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Asus TUF Gaming X570-Plus Wi-Fi Review: Solid Features for $200

Benchmark and Final Analysis

All standard benchmarks and power tests are performed using the CPU’s stock frequencies (including stock AMD Turbo), with all of its power-saving features enabled. Optimized defaults are set in the BIOS and the memory set. The memory is manually set up to run at DDR4 3200 MHz (base spec for Zen 2) @ 16-18-18-38 primary timings. 

Synthetic Benchmarks

Synthetics are a great tool to figure out if a board is running out of spec, as identical settings should produce extremely similar performance results. Advanced memory timings are the one place where motherboard makers can still optimize for either stability or performance though, and those settings can impact some testing.

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In our synthetic set of tests, the Asus TUF Gaming X570-Plus Wi-Fi performed well, mixing it up with the other X570 motherboards. All results were within general run variance difference with no anomalous data points. In general, PBO showed some improvement across most tests, but not much overall.

3D Games

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Game results continue to show a very tight set of results without any appreciable differences. PBO didn’t do much for gaming, but did show an almost 5% gain in Ashes at 1080p using the ‘crazy’ settings.

Timed Applications

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Our timed The timed applications also show little difference between the boards. Enabling PBO showed notable improvements here performing on average a bit over 4% better than stock in these tests.

Overall Performance

Overall performance differences between the boards we tested were negligible, outside of the PBO results which showed gains in timed applications, but otherwise nothing notable. The X570-Plus Wi-Fi’s worst showing was in productivity where it showed 6% less performance in those tests. Creativity testing showed it was 2% faster there, so it's a give and take it seems (that and PCMark’s consistency isn’t the greatest).

Power & Relative Energy Efficiency

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On the power consumption front, the Asus TUF Gaming X570-Plus Wi-Fi idled at 68W, with load power reaching 143W. With PBO enabled, we saw 221W in our Prime 95 testing, nearly 80W more than stock. If you are the type of user interested in saving some power, leave PBO disabled as the performance gains are simply not worth the notable power increase.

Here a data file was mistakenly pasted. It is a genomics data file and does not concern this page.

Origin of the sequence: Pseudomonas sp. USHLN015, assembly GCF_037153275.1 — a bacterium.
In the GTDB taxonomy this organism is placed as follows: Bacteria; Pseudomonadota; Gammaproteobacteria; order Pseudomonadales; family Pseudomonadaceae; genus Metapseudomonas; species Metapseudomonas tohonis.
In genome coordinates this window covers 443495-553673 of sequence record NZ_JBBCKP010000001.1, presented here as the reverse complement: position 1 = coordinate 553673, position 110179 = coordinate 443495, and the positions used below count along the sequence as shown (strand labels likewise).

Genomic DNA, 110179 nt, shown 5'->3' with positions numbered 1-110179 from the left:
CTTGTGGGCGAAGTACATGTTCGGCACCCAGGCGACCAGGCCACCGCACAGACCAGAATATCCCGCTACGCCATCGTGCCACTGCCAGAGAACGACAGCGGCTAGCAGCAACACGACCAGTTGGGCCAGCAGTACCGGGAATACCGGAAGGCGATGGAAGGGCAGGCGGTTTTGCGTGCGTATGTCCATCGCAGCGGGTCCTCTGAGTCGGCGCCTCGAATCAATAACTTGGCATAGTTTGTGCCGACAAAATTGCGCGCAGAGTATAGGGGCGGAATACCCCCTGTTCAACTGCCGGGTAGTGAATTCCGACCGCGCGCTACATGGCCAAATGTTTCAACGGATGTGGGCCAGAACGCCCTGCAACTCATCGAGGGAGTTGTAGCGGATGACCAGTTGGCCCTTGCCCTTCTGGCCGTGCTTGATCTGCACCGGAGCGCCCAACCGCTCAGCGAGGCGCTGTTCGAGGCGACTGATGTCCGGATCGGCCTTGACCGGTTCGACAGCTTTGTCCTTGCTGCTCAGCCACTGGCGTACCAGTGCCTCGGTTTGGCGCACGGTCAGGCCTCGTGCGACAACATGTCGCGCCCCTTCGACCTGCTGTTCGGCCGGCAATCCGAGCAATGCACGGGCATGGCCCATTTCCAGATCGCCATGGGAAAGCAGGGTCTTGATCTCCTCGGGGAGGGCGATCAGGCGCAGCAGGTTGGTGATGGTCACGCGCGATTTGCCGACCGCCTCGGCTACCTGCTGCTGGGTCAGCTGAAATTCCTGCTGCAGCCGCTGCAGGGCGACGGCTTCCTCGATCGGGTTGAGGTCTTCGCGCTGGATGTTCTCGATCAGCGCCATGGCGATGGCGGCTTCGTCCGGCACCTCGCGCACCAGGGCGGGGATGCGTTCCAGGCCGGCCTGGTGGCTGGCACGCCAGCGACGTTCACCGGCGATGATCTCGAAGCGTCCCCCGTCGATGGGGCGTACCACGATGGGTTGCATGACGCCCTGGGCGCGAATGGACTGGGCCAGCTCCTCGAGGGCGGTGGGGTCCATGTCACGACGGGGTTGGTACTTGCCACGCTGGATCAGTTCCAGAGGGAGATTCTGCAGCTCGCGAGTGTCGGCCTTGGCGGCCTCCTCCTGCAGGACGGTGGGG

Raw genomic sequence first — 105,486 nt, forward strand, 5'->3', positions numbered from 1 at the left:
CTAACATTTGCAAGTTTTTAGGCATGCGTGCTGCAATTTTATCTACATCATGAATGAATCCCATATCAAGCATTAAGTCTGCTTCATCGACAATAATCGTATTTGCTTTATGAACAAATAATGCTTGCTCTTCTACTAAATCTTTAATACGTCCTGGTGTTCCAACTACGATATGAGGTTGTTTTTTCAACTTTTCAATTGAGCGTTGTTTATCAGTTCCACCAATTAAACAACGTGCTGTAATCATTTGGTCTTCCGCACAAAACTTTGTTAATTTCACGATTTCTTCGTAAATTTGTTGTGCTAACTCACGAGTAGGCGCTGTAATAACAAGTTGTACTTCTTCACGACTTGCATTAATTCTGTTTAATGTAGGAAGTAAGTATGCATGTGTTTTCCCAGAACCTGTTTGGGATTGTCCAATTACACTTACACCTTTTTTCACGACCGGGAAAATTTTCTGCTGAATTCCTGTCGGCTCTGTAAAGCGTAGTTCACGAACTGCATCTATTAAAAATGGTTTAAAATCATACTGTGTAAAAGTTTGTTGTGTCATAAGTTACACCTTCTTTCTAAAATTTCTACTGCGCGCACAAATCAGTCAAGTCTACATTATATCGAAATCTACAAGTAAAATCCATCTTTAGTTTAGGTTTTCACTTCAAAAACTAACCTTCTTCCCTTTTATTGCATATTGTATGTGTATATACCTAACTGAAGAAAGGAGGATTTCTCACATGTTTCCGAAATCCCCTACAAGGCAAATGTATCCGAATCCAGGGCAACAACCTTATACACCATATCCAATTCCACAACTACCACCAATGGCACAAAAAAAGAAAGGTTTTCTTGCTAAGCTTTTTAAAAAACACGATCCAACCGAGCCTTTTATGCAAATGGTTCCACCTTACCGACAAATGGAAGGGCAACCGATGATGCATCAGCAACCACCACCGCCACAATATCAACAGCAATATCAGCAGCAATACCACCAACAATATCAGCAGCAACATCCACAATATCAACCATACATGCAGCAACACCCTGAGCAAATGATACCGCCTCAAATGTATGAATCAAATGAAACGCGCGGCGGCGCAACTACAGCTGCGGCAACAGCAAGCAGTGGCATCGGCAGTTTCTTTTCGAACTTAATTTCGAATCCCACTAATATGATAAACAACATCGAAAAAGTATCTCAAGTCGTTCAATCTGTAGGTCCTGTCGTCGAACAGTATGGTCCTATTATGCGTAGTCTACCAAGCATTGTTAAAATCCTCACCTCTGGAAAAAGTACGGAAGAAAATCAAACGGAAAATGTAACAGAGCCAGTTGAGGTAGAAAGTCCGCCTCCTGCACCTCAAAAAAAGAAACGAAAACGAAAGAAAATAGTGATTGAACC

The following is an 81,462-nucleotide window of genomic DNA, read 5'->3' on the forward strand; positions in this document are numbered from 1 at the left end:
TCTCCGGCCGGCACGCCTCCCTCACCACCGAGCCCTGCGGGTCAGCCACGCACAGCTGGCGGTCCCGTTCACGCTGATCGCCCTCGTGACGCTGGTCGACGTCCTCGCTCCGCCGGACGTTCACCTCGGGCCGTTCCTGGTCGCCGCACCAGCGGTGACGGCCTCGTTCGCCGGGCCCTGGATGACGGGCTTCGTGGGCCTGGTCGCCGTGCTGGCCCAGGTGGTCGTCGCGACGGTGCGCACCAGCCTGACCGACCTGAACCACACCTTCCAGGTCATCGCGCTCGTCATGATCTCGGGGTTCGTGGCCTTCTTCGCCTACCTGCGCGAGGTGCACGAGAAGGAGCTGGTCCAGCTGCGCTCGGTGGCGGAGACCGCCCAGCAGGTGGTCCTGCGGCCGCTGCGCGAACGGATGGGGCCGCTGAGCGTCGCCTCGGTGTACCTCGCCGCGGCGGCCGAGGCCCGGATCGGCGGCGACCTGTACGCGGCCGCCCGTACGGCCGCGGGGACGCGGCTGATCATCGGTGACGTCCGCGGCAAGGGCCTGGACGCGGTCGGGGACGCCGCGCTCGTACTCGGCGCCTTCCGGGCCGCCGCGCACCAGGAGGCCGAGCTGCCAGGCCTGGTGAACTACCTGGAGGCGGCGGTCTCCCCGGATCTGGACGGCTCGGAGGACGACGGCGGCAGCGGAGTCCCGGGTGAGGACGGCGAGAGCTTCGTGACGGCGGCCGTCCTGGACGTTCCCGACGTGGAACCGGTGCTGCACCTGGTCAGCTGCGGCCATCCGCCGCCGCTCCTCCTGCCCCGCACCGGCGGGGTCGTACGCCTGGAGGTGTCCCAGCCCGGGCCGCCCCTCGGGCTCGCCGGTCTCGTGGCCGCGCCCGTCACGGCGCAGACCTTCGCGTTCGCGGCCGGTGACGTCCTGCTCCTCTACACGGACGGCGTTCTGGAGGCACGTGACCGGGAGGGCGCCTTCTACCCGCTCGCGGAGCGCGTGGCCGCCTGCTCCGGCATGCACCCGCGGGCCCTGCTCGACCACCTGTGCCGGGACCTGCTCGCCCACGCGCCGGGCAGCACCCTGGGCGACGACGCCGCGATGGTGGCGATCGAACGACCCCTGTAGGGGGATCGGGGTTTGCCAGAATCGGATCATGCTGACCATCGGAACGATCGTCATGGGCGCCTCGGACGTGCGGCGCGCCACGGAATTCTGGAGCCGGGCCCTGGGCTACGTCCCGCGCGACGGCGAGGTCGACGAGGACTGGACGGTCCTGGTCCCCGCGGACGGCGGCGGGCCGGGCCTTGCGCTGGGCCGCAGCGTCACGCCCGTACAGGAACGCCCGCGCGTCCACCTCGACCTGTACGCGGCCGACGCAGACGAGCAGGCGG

Overall efficiency proved to be good here with a positive 7.6% result at stock. Enabling PBO kills that with a large power increase for not even a 1% overall performance bump.

Overclocking

Overclocking on this board yielded 4.224 GHz using 1.343V on the core. While the clock speed is a bit higher than what was achieved on the X570 Aorus Elite, this was due to spread spectrum and the floating BCLK as we used the same 42.25 multiplier. Anything above this voltage left us with temperatures above 90C, too hot for comfort. Regardless, anything above this multiplier at this voltage caused an error in stress testing.

Load voltage was fairly stable with LLC set to auto. With a BIOS setting of 1.343V, load in Windows turned into 1.328V. Raising the LLC to 2 ended eliminated the droop and we ended up at 1.328V which was similar to the Gigabyte overclocking results.

We successfully loaded up our GSKill Trident Z Neo 4x8GB DDR4 3600 16-16-16-36 sticks without issue here as well. Beyond that value, the memory divider hits 1:2 situation and overall performance tends to drop without much-increased speeds. So we aren’t pushing it past that point. AMD said DDR4 3600 is the sweet spot and we're able to reach that without issue on this board.

Overall, the board clocked well and brought the chip to its limit. This is the second board we’ve overclocked this CPU on so far and were met with the same result. Perhaps a higher-end board with a more robust VRM could help things, but the main issue is getting those temperatures in order.

Final Thoughts

The Asus TUF Gaming X570-Plus Wi-Fi ($200) passed all of our tests with flying colors both at stock and when overclocked with PBO and manually. The feature set versus the similarly priced Gigabyte X570 Aorus Elite has it as the preferred board between the two, even more so if you’re in need of integrated Wi-Fi and a USB 3.1 Gen 2 Type-C port on the back.

Other features include the full complement of eight SATA ports (the Aorus Elite had six), dual PCIe M.2 slots (with one heatsinked) and a VRM capable of driving our Ryzen 7 3700X to its thermal limits while not melting the heatsinks attached. If a front panel USB 3.1 Gen 2 Type-C port is a requirement, the Gigabyte board is your only option at the sub $200 price. Another value-added feature on this board is the debug LED which is not typically found on entry-level boards.

The Asus TUF Gaming X570-Plus Wi-Fi is a competent motherboard which starts off at a very reasonable price. Performance against similarly priced and more expensive boards is, for all intents and purposes, the same and even in our overclocking tests. Between the TUF and the Aorus Elite, the Asus is the more feature-rich option. If you’re after rear USB-C and Wi-Fi, while keeping your board budget tight,  look no further than the Asus TUF Gaming X570-Plus Wi-Fi.

Image Credits: Tom's Hardware